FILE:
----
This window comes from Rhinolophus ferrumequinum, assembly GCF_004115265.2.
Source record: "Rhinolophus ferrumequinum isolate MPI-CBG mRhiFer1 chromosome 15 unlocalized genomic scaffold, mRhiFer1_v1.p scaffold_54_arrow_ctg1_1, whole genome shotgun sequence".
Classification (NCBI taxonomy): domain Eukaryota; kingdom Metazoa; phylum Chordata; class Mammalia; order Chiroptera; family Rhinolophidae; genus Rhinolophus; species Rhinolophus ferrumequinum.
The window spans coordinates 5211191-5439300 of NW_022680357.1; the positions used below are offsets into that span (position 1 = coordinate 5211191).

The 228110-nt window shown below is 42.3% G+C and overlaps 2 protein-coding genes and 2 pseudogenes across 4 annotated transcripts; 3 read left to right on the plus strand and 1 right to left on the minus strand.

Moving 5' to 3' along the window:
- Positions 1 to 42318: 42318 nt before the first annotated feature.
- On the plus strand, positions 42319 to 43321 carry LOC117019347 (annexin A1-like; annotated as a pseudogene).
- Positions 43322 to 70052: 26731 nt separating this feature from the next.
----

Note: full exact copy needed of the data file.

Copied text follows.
This window comes from Rhinolophus ferrumequinum, assembly GCF_004115265.2.
Source record: "Rhinolophus ferrumequinum isolate MPI-CBG mRhiFer1 chromosome 15 unlocalized genomic scaffold, mRhiFer1_v1.p scaffold_54_arrow_ctg1_1, whole genome shotgun sequence".
Classification (NCBI taxonomy): domain Eukaryota; kingdom Metazoa; phylum Chordata; class Mammalia; order Chiroptera; family Rhinolophidae; genus Rhinolophus; species Rhinolophus ferrumequinum.
The window spans coordinates 5211191-5439300 of NW_022680357.1; the positions used below are offsets into that span (position 1 = coordinate 5211191).

The 228110-nt window shown below is 42.3% G+C and overlaps 2 protein-coding genes and 2 pseudogenes across 4 annotated transcripts; 3 read left to right on the plus strand and 1 right to left on the minus strand.

Moving 5' to 3' along the window:
- Positions 1 to 42318: 42318 nt before the first annotated feature.
- On the plus strand, positions 42319 to 43321 carry LOC117019347 (annexin A1-like; annotated as a pseudogene).
- Positions 43322 to 70052: 26731 nt separating this feature from the next.